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Beware of 'Office Zombies'

Oh, the horror! Office Zombies abound--and they are out to destroy your workplace. Here are the various types and the ways to inoculate yourself.
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As we begin the annual week of All Hallows, it's important to recognize that there are office zombies all around you. You yourself are in grave danger of becoming a monster who's craving for braaaaaaaaiiiinnnns! The holidays are notorious for stripping defenses and exposing your weaknesses, leaving you susceptible to assuming the bad habits from your already-infected officemates.

Have no fear. Here are clear descriptions of office zombies on the danger list, plus remedies you can use to protect yourself and your office. Read and beware.

1. The 4 O'Clock Zombie

Most people don't leave the building until after five, but this monster throws in the towel every afternoon around four. They shuffle around, rearranging paper clips and staring out the window. As others notice the zombies, susceptible targets will adopt the habit themselves, figuring the behavior to be perfectly acceptable, until it isn't.

How to protect yourself: Every day, schedule an exciting afternoon project that engages people and creates camaraderie. Zombies hate friendly activity.

2. The Gossip Zombie

They hunger for office drama. They are forever chasing after gossip, intruding into offices to dish the dirt on others and the company. They cause others great emotional distress and have been known to cause their targets to get so upset that they'll bite other people's heads off.

How to protect yourself: Keep the office conversations focused on current projects and opportunities, talk about solutions and process, and don't tolerate loose talk about people.

3. The Ego Zombie

They can't function unless everyone's watching, giving them attention, making them look good. They will stomp and chomp on anyone who doesn't give them the strokes they feel they deserve. What's more, they will destroy anyone who steals their glory.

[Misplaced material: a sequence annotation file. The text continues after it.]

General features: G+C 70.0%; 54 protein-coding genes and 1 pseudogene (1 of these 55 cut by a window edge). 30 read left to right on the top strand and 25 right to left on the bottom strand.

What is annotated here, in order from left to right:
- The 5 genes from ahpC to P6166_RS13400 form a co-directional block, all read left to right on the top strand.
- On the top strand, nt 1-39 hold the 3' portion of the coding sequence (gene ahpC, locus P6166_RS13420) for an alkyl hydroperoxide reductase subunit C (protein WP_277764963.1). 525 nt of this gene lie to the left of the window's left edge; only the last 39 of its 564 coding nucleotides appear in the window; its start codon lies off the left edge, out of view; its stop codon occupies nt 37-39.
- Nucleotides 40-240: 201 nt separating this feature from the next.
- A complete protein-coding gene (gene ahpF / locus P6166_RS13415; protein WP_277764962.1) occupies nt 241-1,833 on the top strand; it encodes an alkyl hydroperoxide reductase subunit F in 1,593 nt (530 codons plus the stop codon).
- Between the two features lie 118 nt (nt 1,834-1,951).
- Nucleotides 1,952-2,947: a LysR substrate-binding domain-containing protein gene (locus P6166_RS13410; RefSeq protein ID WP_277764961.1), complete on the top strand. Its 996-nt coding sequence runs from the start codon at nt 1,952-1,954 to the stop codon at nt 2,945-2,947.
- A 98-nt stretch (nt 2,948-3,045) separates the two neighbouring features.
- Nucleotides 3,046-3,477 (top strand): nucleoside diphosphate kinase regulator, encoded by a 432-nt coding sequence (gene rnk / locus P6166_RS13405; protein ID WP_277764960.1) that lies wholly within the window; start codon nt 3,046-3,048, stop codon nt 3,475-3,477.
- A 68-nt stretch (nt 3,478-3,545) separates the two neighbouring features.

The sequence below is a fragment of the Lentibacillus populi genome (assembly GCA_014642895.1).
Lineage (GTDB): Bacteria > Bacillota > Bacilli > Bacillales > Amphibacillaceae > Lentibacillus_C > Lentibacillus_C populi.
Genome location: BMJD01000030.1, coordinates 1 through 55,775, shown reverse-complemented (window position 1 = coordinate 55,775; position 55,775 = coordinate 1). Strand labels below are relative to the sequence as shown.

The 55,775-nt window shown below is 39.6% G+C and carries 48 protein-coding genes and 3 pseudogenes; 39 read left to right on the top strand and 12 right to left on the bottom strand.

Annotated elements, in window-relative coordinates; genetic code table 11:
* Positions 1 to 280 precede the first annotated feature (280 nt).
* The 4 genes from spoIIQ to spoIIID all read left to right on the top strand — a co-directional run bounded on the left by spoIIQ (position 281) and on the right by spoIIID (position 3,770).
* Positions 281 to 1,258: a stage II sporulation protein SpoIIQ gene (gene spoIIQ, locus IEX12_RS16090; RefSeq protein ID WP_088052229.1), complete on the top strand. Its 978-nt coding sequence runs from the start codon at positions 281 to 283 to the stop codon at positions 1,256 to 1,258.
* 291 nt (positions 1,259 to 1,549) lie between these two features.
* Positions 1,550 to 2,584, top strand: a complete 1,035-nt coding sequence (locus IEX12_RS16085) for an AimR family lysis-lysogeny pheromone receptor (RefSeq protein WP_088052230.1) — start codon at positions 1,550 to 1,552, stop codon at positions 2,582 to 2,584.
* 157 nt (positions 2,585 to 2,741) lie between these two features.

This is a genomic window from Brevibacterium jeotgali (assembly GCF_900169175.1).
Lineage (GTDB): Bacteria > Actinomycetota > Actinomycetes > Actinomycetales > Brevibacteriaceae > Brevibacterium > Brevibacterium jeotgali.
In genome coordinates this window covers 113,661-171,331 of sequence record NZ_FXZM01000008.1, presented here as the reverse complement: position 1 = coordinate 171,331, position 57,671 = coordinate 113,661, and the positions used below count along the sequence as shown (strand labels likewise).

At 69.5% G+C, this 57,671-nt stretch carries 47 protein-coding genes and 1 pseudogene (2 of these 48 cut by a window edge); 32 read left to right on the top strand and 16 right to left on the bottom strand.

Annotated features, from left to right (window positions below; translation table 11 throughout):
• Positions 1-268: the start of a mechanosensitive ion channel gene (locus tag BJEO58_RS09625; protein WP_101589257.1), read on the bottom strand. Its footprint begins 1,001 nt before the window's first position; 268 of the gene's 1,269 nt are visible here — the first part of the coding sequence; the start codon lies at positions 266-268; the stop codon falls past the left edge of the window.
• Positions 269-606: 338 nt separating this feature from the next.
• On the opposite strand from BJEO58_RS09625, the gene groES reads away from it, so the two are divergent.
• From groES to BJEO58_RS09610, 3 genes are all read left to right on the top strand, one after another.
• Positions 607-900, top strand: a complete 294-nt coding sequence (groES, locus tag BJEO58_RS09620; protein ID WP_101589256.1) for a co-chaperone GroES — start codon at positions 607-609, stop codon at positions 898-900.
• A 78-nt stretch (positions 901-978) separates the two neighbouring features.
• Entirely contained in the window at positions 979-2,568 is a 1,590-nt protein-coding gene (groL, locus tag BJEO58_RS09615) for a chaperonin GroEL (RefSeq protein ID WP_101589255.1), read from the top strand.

How to protect yourself: Guard your own ego by putting it where it belongs: in group outcomes and group rewards. Help everyone collaborate in a cooperative and respectful manner. Ego Zombies are repulsed by sharing and mutual admiration.

4. The Uncertainty Zombie

Bumps in the road, financial uncertainty, shake-ups in management--if things aren't perfect, these zombies go all glassy-eyed and hang out in each others' offices moaning. Left unchecked, they can instill an infectious panic throughout the office by stimulating worst-case scenarios and conspiracy theories. This can also attract the unwanted Gossip Zombies (above).

How to protect yourself: Make sure the company has a clear vision and strategy. Make choices about your own preferred future and encourage others to do the same. Create an environment where people are aligned and committed to common objectives. Use knowledge and past success to strengthen resolve and process so you can be ready for whatever horrors come your way.

5. The Personal Time Zombie

There's no excuse too small for them to arrive late, leave early or skip out. They take long lunch hours, emergency afternoons or personal days at the drop of a hat. What are they chasing out there?

How to protect yourself:  Ask yourself--or even ask them--why are they avoiding your workplace? Can the problems be fixed with better communication or changing the dynamic? If their passion is elsewhere, maybe it is time to move on. Whatever reasons they have can be infectious and will eat up your brain trust if not dealt with straightaway.

6. The Zero Plan Zombie

They have smarts and talent, but no game plan. They never do anything with intention or efficiency, so they run themselves ragged until things start to fall off. They constantly create chaos in the office, causing others to soon become disoriented and misdirected. Unchecked, it's only a matter of time before the entire organization is wandering aimlessly and searching for purpose and focus.

How to protect yourself: Put good structure and planning in place. Don't let minds wander and create vulnerability. Make sure there is clear intention for everything and everyone. Put your greatest collective effort where it can do the most good.

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Last updated: Oct 28, 2013

KEVIN DAUM | Columnist

An Inc. 500 entrepreneur with a more than $1 billion sales and marketing track record, Kevin Daum is the best-selling author of Video Marketing for Dummies and the executive producer of Amilya! on 77WABC New York. Sign up here and never miss out on Kevin's thoughts and humor.

The opinions expressed here by Inc.com columnists are their own, not those of Inc.com.



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